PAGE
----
100 Years of Indian Cinema

100 Years of Indian Cinema
100 Years of Indian Cinema

Bollywood, the great, grand and ever expanding Indian movie industry is soaring to great heights. Fact is that nowadays, Bollywood has 30% more movie releases than the West. In terms of box office returns, 100 crores isn’t really an astounding feat anymore. Movies like The Lunchbox and Ship Of Theseus are getting recognized and appreciated globally. Shah Rukh Khan, The Undisputed King of Overseas, continues to spread the fragrance of the Indian romance worldwide. With all these events adding to the glory of our Bollywood, I feel that it’s time for us to look into a few things and think.

We complain that Hollywood has actors like Johnny Depp and Daniel Day Lewis who experiment with their roles and present characters of substance, while we are still exposed to shirtless Salman Khan here. We complain that Shah Rukh Khan still hasn’t thought of innovative ways to hug his heroines. However, when they make an endeavour to do something different, then the fates of movies like Jai Ho and My Name Is Khan gives a horrid example. It is not them who have stereotyped themselves as Prem and Rahul, it is the demand of the audience who don’t accept their metamorphosis.

Many a times we compare the Bollywood and the Hollywood movies, especially the technology based movies. We want movies like The Avengers but then how coldly did we react to RA.1?  We don’t want the typical ‘song and dance’ movies, we want good stories to be meted out to us but does anyone remember Phir Milenge, a movie starring Salman Khan, The King of Box Office? Gone with the wind is The Ship of Theseus, does anyone even know the plot or the actors in it? Shahid and Citylights, two gems displaying the acting skills of Rajkumar Rao failed to make its presence felt and went quite unnoticed by the Indian audience. The Lunchbox generated just a meagre 5 crores in the Indian box office while it created waves abroad.

Anurag Kashyap ,Vikramaditya Motwane ,Dibakar Banerjee are some modern day film makers who are facing the wrath of our hypocrisy. These talented people have had their National award moments but their work still fails to be acknowledged by the audience. How long will they try and struggle to be recognised for the stories they believe in? How long will they, if not backed by good response?  Eventually, they too will succumb to the tried and tested formulae in the quest for recognition in the Box Office for their survival.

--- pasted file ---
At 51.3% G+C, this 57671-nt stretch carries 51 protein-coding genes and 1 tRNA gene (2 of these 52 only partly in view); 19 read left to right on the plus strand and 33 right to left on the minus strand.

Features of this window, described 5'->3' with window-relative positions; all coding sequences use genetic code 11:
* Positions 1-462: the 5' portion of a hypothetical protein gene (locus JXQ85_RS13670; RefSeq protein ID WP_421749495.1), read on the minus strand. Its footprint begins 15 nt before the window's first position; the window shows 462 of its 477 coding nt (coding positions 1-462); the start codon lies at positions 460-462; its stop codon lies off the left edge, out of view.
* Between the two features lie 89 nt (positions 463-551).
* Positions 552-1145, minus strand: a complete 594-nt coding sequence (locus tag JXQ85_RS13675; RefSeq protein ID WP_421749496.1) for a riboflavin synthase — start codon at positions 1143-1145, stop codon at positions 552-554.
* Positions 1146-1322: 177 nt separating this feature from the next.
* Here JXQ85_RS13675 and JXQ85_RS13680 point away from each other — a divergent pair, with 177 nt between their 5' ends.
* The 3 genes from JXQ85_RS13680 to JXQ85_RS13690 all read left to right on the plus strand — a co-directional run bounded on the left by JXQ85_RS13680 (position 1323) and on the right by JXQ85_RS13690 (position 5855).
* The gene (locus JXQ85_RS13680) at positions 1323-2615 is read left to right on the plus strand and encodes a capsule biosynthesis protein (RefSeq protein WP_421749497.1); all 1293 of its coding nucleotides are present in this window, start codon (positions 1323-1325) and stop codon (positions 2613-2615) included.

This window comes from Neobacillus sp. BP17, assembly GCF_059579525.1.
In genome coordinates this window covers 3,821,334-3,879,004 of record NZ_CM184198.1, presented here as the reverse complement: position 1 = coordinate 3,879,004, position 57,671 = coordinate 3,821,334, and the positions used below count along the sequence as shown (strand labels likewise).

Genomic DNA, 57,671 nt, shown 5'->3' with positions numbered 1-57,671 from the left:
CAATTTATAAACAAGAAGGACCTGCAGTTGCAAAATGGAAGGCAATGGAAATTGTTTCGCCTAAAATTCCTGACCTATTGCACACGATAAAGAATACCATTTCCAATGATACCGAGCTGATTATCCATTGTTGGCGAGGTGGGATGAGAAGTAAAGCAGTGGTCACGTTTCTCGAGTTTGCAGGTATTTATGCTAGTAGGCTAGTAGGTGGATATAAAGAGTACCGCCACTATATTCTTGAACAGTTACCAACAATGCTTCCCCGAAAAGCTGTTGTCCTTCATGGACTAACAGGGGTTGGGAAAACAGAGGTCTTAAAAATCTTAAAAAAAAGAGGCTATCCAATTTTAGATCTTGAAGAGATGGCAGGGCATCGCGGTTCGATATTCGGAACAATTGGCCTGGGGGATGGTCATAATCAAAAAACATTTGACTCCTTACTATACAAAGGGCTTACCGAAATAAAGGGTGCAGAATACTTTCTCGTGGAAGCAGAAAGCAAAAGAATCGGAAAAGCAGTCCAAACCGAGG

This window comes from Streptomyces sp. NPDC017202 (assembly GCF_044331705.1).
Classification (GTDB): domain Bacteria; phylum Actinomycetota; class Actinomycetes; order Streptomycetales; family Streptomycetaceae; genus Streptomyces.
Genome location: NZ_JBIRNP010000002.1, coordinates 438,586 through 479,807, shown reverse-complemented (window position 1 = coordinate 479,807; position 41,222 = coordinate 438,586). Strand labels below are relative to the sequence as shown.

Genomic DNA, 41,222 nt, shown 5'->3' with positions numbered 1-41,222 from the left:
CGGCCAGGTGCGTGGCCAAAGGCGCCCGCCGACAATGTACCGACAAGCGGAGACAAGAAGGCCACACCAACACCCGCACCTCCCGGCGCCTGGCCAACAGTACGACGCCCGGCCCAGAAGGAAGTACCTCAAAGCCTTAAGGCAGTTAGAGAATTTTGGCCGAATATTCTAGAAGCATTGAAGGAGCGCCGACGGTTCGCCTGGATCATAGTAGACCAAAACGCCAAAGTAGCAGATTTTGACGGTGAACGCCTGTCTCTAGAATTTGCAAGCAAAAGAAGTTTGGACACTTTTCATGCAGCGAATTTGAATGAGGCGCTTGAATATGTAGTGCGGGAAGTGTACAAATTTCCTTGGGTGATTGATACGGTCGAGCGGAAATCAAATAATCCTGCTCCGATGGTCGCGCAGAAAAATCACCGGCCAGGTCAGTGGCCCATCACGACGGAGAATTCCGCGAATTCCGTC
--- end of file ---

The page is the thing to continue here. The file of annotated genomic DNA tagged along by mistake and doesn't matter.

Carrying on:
As audiences inside a movie theater, we Indians fail terribly as well. We don the thinking cap before entering the cinema hall but at the pure delight of seeing Salman Khan shirtless or Emraan Hashmi  kiss, that cap flies away in thin air without a trace. No matter how uptight we are in office, hurls of cheap comments, whistles and thundering laughter is how we defile a movie with. Then as we hit the exit gate we don the thinking cap again and intellectually try to analyse the movie. Later, some of us don’t even tell anyone that we watched the movie and enjoyed it for the fear of being ridiculed as we always label commercial movies and some actors to be monotonous. As for those who acknowledge watching the movie, they shed their valuable knowledge regarding the acting skills which was missing; make us wonder as to why the actor doesn’t change his genre.

Habits speak more than words; we pay for the love of our habit but do nothing to stay by our words and opinions. We reminisce the old meaningful songs, feel that meaningful and soothing music have gone extinct and that we are being deprived of good music, but we don’t refrain ourselves from liking the item numbers on the internet, don’t we? Our one time movie watching, a single view or like in the internet for a song or trailer of a movie is a sign of support towards it.

In India, movies were remembered by their songs in the olden days, now the success of the songs determines the Box Office fate of the movie.

Indian cinema has definitely transformed in these 100 years. Majority of the audience go to the theatre only to be entertained, but there are cine lovers who watch a movie for an experience, not just for mere entertainment. So does the brain lacking, star studded, raunchy item song containing, 100 Crores crossing box office hit quench their passion for the art called ‘cinema’?


Editorial Staff

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